Herpes Simplex Virus

Human herpes simplex virus (HSV), also known as human herpes virus (HHV), is a large enveloped double stranded DNA virus that belongs to the Herpesviridae family, subfamily Alphaherpesvirinae. Human HSV exists as two distinct serotypes, herpes simplex virus type -1 (HSV-1) and type -2 (HSV-2). Both HSV-1 and HSV-2 are neurotrophic viruses that invade the central nervous system (CNS), where they replicate, and have the capacity to establish a latent infection (Nicoll, MP et al).

HSV-1 and HSV-2 are primarily transmitted from human-to-human through contact with mucosal surfaces and damaged skin, which are common sites of primary HSV infection. However, the route and site of infection differs for each serotype with some reported overlap. Typically, HSV-1 is transmitted through oral-to-oral contact giving rise to infection in the lips, eyes and oropharyngeal mucosa but HSV-1 infection can also occur in the genital tract through oral-genital contact. HSV-2 tends to be sexually transmitted via contact with infected mucosa or damaged skin associated with the genital tract. In most cases, individuals infected with either HSV-1 or HSV-2 for the first time remain asymptomatic or present with painful blisters or ulcers at the site of infection.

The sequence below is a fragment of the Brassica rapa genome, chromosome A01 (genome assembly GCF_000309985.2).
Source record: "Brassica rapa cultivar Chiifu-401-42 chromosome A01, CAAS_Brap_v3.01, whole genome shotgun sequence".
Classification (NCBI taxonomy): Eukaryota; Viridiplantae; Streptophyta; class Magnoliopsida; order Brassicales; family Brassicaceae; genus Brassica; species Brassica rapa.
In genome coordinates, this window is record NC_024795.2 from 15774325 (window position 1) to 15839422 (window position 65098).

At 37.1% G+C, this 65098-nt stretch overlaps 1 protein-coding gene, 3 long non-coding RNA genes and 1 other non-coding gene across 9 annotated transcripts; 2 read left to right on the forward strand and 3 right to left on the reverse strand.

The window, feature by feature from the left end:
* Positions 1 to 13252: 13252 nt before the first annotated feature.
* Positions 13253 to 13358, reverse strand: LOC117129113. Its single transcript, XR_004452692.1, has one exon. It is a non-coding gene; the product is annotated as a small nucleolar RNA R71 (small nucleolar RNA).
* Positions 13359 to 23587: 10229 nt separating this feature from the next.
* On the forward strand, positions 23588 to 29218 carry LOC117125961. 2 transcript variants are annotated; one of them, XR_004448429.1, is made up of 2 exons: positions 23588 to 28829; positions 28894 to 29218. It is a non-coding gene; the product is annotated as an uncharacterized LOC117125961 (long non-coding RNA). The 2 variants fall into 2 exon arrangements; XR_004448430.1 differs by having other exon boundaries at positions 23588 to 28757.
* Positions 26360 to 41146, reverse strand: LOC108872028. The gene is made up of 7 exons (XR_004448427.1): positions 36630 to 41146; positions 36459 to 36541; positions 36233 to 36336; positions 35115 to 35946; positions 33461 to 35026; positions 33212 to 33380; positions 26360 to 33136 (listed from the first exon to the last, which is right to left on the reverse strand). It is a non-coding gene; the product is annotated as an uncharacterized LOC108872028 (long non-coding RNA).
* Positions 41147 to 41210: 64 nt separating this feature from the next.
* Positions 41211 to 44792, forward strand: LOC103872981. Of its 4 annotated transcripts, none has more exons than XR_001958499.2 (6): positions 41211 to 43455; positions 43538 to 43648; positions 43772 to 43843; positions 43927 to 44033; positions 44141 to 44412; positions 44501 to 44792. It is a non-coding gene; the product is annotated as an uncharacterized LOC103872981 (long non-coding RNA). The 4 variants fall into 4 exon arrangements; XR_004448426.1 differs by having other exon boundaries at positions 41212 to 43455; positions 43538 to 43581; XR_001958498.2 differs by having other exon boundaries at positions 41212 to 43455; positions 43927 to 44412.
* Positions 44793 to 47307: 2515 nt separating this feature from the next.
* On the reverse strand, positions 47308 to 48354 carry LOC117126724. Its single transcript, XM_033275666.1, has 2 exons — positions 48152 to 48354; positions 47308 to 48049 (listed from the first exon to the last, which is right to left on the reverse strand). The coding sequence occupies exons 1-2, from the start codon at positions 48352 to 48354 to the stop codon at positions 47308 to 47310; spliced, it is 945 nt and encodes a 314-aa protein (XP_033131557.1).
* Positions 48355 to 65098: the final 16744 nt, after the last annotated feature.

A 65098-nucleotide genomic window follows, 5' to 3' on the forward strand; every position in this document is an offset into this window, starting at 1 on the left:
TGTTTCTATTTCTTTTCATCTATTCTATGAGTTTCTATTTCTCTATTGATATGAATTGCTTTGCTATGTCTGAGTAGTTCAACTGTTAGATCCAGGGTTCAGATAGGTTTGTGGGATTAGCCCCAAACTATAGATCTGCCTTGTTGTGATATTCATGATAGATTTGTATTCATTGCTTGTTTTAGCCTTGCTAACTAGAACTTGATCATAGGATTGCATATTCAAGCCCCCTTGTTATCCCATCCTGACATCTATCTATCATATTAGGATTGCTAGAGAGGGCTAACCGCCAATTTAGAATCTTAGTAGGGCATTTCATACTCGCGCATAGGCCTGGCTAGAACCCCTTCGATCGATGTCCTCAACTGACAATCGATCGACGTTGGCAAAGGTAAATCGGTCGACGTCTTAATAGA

HSV-1 establishes latency in the trigeminal ganglia, whereas HSV-2 tends to establish latency in the lumbar-sacral ganglia. Reactivation of either HSV-1 or HSV-2 can occur in immunosuppressed individuals or in seropositive individuals in response to a wide range of stimuli including periods of emotional and physical stress.

Both HSV-1 and HSV-2 are widespread, lifelong infections. Some symptoms of infection can be alleviated using antiviral medication but currently no prophylactic vaccine exists for either HSV-1 or HSV-2 (WHO factsheet).

References

Nicoll, MP et al. (2012). The molecular basis of herpes simplex virus latency. FEMS Microbiol Rev.36(3): 684–705.

World Health Organisation – Herpes Simplex Virus factsheet

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